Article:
What Hearts: Sunday, May 20

A journey from old-timey Americana to pop that would rather not be called cute.


[HOMEMADE POP] Julie Vitells grew up in what she calls "a pop-culture vacuum." With hippie parents and a natural proclivity toward "old-timey stuff," the young musician—who spent her early years between Albuquerque, N.M., and an ashram in India before her family moved to Portland—learned banjo and guitar primarily as a means of playing traditional folk and bluegrass songs. That style, learned while hopping trains as a teenager, translated well to Portland venues like the LaurelThirst and Alberta Street Pub, where she was long a staple. Then, about five years ago, Vitells decided to try writing her own pop music.

"I had an ex-boyfriend who wrote songs, and I'm kind of a word nerd," Vitells says via phone from Pendelton, where her band, What Hearts, just played the Great Pacific bakery and bar. "I thought, 'If he can write songs, surely I can write songs, too.'"

The pop songs Vitells began penning as she built a small all-female band, some of which were featured on What Hearts' 2010 Songs From Marjorie EP, are perhaps most notable for their lack of influences. Vitells' conversational songwriting style reminds at times of Kimya Dawson or Paul Simon, but mostly it sounds like an extremely skilled amateur teaching herself the ropes.

That's not to suggest that Vitells is a novice songwriter. The 10 tracks collected on What Hearts' new self-titled full-length are not only extremely catchy and well-crafted with airy vocal harmonies that take unexpected dives and flights and toy with twang, they're also a little mysterious. On "Dear Brother," Vitells is both loving and scolding her sibling. "Undoubtably in your new town, you have better weather/ Undoubtably in your new town, the bands that come through are better," Vitells sings. "But if you were in a coma, the people who would care for you are here."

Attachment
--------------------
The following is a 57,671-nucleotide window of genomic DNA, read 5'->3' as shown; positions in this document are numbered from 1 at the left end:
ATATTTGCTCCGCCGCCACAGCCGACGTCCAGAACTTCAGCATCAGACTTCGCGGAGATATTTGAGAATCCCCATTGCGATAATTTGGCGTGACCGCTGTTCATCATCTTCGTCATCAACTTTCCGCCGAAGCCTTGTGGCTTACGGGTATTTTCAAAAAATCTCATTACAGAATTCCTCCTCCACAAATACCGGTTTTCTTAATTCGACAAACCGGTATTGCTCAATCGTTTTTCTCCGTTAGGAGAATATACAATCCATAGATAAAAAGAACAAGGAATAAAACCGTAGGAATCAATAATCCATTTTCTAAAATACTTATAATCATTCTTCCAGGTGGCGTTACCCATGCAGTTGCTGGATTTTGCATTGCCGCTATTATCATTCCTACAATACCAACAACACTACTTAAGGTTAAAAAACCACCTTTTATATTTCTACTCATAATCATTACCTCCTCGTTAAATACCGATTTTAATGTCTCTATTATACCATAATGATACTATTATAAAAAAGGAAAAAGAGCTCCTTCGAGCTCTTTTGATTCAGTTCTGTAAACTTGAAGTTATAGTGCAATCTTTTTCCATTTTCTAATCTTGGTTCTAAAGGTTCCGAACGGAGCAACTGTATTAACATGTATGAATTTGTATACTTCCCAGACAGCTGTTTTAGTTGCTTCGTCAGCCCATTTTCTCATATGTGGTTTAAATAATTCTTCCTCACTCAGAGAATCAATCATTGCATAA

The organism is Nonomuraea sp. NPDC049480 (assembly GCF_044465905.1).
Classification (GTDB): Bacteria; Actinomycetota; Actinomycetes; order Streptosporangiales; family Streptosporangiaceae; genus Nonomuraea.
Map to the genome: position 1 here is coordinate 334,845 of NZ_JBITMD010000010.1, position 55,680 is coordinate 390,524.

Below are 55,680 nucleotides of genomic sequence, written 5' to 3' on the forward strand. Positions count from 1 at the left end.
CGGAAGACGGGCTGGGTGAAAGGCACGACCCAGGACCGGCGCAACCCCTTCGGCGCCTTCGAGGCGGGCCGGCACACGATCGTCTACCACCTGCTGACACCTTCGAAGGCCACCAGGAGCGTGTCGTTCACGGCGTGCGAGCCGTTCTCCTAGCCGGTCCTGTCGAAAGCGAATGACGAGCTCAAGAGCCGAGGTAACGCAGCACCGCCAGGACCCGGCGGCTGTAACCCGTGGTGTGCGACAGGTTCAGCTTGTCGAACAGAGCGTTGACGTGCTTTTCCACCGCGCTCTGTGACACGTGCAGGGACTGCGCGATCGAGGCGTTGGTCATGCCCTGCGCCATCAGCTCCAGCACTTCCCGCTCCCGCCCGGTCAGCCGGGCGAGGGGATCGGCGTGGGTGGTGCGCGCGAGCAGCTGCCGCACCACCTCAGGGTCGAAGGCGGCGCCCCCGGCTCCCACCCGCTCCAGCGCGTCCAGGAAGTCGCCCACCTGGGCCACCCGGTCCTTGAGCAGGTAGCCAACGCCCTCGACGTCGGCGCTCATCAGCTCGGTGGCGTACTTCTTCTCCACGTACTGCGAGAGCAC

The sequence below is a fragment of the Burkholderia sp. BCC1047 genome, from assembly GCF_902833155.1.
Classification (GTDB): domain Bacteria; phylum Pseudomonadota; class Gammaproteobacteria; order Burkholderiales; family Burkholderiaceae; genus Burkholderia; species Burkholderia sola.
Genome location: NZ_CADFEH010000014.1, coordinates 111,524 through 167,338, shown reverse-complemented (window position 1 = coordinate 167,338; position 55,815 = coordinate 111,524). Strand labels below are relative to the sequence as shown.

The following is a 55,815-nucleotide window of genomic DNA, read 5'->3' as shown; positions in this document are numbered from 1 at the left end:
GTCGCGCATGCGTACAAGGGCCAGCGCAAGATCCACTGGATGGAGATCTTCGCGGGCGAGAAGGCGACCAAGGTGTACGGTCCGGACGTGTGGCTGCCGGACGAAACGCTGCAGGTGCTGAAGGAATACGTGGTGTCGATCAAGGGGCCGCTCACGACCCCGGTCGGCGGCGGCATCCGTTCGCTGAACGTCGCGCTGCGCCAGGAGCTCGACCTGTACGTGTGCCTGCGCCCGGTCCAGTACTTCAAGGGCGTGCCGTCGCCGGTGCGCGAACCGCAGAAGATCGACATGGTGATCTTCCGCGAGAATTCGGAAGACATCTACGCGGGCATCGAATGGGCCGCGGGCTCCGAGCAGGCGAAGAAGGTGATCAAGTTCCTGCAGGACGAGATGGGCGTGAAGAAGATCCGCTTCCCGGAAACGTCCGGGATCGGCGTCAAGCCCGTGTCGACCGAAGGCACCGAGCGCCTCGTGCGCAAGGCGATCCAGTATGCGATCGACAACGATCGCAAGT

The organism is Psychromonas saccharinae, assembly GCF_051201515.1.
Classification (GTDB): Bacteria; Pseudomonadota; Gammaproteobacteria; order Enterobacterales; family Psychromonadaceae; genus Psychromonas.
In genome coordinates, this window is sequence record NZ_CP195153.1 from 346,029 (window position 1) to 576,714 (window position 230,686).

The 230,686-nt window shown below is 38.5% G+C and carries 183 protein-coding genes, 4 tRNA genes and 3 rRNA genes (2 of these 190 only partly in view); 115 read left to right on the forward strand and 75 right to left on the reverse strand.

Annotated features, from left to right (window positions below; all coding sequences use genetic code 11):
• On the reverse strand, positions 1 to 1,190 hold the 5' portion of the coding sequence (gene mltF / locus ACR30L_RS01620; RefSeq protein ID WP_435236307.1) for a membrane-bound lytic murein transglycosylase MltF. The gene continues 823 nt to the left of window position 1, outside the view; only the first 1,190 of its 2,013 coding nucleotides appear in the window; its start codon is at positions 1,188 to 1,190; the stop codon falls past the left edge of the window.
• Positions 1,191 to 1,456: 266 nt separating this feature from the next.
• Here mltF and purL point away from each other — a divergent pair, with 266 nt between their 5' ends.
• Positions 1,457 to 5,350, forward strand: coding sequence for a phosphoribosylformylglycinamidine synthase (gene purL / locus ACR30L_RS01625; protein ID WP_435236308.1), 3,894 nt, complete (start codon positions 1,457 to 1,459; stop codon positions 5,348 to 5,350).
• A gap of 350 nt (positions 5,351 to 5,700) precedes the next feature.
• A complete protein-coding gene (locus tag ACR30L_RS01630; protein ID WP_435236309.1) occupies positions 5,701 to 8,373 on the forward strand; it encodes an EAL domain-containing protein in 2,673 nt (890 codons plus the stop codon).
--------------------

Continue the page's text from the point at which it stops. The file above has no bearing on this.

"It's about an ex-boyfriend who wanted to move away and go to grad school in Philadelphia," Vitells admits. "I thought I'd cleverly disguise this by calling him my brother and no one would ever know." (It didn't work.)

Other songs on What Hearts are just as fascinating in riding the line between autobiography and fiction; revealing and teasing—Vitells' songs are as clean and narrow as nature slides seen through a View-Master. (Her sister is a recurring character—but only sometimes, she explains, is her sister really her sister.) She does credit one strong influence, ex-Portland quartet A Weather, for shaping that songwriting style. "It would make me so happy to listen to their album and feel like I was getting a glimpse into Aaron Gerber's universe," she says. "But not fully, because he wasn't giving me everything."

Vitells' is such a unique artistic vision that you'd almost hate to see it tamed, but she says her What Hearts bandmates are certainly schooling her on contemporary music. "It's really fun for me to try to catch up on the stuff everyone else knew 100 years ago," she says. "My method so far has been so intuitive that it would be good to come at it with a little more knowledge."

As What Hearts grows, Vitells also hopes the band will seem a little less "cute," a word she's sick of hearing. So far, the results have been mixed. "I keep on making decisions I think will take us farther away from that—like, I'll get an electric guitar," she says. "But people just keep thinking it's cuter than ever."

SEE IT: What Hearts plays Mississippi Studios, 3939 N Mississippi Ave., on Sunday, May 20, with Houndstooth and Calico Rose. 9 pm. $5. 21+.

WWeek 2015

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